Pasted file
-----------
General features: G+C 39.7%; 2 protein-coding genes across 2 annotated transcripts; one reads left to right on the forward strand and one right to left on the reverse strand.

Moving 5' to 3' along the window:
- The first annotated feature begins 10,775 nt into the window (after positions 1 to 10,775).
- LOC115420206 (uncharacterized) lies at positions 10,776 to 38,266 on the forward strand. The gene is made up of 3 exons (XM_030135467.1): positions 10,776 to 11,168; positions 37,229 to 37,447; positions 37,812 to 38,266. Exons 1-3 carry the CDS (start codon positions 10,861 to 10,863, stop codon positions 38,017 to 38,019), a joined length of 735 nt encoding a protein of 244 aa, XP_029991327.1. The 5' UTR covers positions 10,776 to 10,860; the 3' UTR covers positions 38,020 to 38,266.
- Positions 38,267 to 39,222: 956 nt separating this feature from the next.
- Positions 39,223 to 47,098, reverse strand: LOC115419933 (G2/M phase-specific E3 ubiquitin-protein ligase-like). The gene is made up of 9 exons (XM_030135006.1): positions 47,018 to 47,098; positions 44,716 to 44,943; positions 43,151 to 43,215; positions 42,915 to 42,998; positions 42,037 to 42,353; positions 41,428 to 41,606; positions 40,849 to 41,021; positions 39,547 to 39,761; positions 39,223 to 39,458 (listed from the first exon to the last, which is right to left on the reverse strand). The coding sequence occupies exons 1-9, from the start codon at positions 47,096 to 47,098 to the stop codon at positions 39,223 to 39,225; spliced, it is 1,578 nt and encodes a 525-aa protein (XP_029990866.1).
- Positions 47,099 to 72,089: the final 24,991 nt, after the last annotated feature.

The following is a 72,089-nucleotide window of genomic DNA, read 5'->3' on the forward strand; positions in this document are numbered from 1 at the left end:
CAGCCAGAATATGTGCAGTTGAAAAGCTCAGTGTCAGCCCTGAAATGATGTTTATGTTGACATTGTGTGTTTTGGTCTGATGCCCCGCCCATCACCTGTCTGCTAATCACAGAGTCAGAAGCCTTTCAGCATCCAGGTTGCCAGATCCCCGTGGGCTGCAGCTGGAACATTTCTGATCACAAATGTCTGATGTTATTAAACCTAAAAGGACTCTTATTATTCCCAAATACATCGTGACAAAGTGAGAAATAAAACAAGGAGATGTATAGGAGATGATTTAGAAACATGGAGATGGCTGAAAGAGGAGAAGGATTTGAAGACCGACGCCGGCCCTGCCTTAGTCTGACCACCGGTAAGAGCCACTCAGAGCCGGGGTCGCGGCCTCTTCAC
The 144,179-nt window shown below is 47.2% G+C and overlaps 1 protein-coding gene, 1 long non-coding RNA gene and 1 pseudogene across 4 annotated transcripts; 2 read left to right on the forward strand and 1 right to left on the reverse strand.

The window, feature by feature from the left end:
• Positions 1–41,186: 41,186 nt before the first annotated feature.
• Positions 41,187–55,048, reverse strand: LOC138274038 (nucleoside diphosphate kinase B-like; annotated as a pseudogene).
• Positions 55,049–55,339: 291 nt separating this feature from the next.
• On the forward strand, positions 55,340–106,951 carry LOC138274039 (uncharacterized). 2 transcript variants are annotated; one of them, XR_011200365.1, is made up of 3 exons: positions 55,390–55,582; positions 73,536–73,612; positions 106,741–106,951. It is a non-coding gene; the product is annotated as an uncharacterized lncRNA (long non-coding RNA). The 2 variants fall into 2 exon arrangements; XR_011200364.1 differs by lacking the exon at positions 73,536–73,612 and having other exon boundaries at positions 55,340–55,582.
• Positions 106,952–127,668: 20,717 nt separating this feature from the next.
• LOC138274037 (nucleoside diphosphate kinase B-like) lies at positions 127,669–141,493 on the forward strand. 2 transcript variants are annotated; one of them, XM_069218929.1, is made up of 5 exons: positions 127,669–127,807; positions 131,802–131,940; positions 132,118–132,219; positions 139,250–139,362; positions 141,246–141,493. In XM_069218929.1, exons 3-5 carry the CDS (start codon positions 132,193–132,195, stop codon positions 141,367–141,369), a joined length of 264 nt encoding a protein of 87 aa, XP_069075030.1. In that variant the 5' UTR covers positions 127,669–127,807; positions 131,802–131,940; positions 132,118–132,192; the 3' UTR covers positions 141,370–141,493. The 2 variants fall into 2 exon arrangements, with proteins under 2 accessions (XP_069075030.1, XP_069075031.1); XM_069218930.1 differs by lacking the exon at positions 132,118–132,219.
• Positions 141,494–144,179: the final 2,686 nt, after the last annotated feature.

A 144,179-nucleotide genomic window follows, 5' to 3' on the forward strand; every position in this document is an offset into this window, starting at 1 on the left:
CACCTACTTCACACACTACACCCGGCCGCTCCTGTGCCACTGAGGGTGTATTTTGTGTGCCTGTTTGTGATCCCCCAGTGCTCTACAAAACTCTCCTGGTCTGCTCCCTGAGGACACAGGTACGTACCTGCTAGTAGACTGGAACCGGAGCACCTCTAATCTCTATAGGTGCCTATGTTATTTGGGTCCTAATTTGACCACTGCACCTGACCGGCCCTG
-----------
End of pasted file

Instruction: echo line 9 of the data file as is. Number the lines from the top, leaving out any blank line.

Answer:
CAGCCAGAATATGTGCAGTTGAAAAGCTCAGTGTCAGCCCTGAAATGATGTTTATGTTGACATTGTGTGTTTTGGTCTGATGCCCCGCCCATCACCTGTCTGCTAATCACAGAGTCAGAAGCCTTTCAGCATCCAGGTTGCCAGATCCCCGTGGGCTGCAGCTGGAACATTTCTGATCACAAATGTCTGATGTTATTAAACCTAAAAGGACTCTTATTATTCCCAAATACATCGTGACAAAGTGAGAAATAAAACAAGGAGATGTATAGGAGATGATTTAGAAACATGGAGATGGCTGAAAGAGGAGAAGGATTTGAAGACCGACGCCGGCCCTGCCTTAGTCTGACCACCGGTAAGAGCCACTCAGAGCCGGGGTCGCGGCCTCTTCAC